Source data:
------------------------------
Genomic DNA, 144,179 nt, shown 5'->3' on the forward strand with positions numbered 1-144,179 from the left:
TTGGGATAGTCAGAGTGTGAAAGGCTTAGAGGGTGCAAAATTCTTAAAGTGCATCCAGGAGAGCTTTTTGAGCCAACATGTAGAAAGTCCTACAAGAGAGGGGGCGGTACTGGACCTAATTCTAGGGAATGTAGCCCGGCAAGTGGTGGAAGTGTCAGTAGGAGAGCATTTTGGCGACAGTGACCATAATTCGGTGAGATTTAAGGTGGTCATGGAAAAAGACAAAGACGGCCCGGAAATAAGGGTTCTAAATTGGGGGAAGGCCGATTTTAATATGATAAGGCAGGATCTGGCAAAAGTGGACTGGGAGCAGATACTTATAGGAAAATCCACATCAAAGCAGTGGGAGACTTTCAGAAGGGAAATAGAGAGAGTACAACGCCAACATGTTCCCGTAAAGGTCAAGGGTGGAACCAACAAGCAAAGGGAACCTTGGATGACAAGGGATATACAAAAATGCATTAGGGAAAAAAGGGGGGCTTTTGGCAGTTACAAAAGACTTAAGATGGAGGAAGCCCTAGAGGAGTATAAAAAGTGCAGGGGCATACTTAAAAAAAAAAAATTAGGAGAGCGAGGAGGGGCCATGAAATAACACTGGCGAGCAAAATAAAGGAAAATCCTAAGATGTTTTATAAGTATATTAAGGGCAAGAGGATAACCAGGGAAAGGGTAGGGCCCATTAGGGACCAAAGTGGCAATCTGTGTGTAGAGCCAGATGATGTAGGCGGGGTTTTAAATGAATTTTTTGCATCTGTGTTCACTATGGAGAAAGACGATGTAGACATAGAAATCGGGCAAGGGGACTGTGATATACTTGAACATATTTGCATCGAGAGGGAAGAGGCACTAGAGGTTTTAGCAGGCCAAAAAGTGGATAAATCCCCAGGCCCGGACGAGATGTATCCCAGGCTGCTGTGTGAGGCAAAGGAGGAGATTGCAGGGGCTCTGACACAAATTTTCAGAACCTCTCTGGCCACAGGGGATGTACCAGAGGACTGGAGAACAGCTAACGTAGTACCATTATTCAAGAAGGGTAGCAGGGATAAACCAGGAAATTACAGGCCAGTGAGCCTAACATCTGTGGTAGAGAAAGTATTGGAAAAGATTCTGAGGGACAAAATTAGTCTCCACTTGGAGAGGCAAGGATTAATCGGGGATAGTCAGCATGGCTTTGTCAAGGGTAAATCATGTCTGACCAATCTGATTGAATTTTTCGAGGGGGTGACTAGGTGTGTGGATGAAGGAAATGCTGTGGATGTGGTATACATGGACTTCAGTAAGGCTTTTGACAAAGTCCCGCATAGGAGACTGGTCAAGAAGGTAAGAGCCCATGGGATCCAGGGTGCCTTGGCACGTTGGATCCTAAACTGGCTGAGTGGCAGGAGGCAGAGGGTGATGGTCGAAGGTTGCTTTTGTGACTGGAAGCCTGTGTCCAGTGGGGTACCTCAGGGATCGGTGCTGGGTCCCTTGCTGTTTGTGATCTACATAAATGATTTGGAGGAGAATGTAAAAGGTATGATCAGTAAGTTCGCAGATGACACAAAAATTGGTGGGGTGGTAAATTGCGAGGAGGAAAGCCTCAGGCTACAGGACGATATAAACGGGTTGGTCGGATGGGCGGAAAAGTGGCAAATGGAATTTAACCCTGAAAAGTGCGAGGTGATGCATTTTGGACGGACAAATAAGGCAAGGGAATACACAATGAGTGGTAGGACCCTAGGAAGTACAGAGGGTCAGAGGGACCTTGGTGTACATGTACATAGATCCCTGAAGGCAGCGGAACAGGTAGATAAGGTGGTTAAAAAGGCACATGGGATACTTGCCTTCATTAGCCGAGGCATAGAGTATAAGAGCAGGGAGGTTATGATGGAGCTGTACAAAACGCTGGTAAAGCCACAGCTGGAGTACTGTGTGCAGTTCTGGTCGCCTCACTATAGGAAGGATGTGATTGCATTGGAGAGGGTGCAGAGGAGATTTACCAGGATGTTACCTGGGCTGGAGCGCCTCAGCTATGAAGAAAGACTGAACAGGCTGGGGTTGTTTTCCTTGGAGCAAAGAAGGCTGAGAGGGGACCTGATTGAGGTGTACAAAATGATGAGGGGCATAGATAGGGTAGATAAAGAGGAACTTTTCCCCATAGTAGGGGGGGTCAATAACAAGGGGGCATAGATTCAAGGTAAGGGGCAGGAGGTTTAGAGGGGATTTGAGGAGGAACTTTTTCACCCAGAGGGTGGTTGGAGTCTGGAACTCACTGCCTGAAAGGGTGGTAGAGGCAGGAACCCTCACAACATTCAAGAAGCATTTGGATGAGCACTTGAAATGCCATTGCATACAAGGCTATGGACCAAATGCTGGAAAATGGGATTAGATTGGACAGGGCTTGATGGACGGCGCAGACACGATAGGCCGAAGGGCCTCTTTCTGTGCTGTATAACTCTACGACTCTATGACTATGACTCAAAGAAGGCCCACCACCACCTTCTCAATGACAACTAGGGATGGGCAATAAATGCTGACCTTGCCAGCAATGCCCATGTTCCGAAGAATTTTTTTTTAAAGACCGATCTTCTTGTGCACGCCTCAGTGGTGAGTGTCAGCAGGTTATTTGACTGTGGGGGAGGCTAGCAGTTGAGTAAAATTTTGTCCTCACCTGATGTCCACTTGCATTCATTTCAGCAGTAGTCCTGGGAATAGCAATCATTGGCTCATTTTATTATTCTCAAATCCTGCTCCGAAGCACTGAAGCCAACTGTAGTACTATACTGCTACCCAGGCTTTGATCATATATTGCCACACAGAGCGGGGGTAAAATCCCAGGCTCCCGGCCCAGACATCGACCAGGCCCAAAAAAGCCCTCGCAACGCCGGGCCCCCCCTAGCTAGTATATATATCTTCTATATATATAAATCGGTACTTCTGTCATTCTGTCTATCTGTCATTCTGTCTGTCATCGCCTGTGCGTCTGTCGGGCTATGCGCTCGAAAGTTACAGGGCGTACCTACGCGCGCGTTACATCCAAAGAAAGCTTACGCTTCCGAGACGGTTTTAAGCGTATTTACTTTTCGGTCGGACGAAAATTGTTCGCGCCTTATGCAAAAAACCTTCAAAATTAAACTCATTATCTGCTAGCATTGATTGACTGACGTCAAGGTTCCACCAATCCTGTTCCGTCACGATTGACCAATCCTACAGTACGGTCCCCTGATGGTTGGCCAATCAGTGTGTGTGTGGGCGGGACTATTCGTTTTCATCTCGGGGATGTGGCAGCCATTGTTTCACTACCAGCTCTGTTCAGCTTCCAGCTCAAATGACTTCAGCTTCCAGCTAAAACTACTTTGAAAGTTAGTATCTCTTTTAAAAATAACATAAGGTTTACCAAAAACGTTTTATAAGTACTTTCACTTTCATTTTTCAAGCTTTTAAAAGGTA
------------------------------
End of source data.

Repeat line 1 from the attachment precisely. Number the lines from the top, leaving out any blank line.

Genomic DNA, 144,179 nt, shown 5'->3' on the forward strand with positions numbered 1-144,179 from the left: